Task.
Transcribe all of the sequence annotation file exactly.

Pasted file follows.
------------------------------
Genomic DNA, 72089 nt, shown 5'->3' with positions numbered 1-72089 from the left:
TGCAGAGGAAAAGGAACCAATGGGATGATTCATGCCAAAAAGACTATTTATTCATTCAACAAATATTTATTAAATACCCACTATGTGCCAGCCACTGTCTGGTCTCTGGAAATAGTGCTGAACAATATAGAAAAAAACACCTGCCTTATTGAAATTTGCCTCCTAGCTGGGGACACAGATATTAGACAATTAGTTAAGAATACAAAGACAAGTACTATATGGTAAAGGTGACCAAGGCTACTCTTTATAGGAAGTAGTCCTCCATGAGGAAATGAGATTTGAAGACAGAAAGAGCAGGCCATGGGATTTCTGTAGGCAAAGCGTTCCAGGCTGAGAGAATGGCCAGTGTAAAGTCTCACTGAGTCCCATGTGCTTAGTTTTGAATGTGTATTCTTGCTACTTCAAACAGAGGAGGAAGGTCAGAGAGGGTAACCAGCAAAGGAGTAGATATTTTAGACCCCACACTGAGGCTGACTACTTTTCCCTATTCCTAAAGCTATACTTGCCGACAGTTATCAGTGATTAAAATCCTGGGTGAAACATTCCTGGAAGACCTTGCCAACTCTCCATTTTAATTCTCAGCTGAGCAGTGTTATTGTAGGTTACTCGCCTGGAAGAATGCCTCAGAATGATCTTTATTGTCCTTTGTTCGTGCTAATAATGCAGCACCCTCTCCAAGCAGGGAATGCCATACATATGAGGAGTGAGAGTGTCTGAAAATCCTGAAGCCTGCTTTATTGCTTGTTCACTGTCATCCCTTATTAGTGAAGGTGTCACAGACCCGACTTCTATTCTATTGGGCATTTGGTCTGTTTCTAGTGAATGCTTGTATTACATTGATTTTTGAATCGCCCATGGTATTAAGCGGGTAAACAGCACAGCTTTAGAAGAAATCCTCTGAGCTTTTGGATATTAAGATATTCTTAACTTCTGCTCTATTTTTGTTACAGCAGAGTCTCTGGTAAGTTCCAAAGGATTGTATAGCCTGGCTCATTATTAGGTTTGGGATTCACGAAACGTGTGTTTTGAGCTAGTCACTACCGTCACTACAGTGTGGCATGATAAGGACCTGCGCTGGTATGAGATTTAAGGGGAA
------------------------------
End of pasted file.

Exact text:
Genomic DNA, 72089 nt, shown 5'->3' with positions numbered 1-72089 from the left:
TGCAGAGGAAAAGGAACCAATGGGATGATTCATGCCAAAAAGACTATTTATTCATTCAACAAATATTTATTAAATACCCACTATGTGCCAGCCACTGTCTGGTCTCTGGAAATAGTGCTGAACAATATAGAAAAAAACACCTGCCTTATTGAAATTTGCCTCCTAGCTGGGGACACAGATATTAGACAATTAGTTAAGAATACAAAGACAAGTACTATATGGTAAAGGTGACCAAGGCTACTCTTTATAGGAAGTAGTCCTCCATGAGGAAATGAGATTTGAAGACAGAAAGAGCAGGCCATGGGATTTCTGTAGGCAAAGCGTTCCAGGCTGAGAGAATGGCCAGTGTAAAGTCTCACTGAGTCCCATGTGCTTAGTTTTGAATGTGTATTCTTGCTACTTCAAACAGAGGAGGAAGGTCAGAGAGGGTAACCAGCAAAGGAGTAGATATTTTAGACCCCACACTGAGGCTGACTACTTTTCCCTATTCCTAAAGCTATACTTGCCGACAGTTATCAGTGATTAAAATCCTGGGTGAAACATTCCTGGAAGACCTTGCCAACTCTCCATTTTAATTCTCAGCTGAGCAGTGTTATTGTAGGTTACTCGCCTGGAAGAATGCCTCAGAATGATCTTTATTGTCCTTTGTTCGTGCTAATAATGCAGCACCCTCTCCAAGCAGGGAATGCCATACATATGAGGAGTGAGAGTGTCTGAAAATCCTGAAGCCTGCTTTATTGCTTGTTCACTGTCATCCCTTATTAGTGAAGGTGTCACAGACCCGACTTCTATTCTATTGGGCATTTGGTCTGTTTCTAGTGAATGCTTGTATTACATTGATTTTTGAATCGCCCATGGTATTAAGCGGGTAAACAGCACAGCTTTAGAAGAAATCCTCTGAGCTTTTGGATATTAAGATATTCTTAACTTCTGCTCTATTTTTGTTACAGCAGAGTCTCTGGTAAGTTCCAAAGGATTGTATAGCCTGGCTCATTATTAGGTTTGGGATTCACGAAACGTGTGTTTTGAGCTAGTCACTACCGTCACTACAGTGTGGCATGATAAGGACCTGCGCTGGTATGAGATTTAAGGGGAA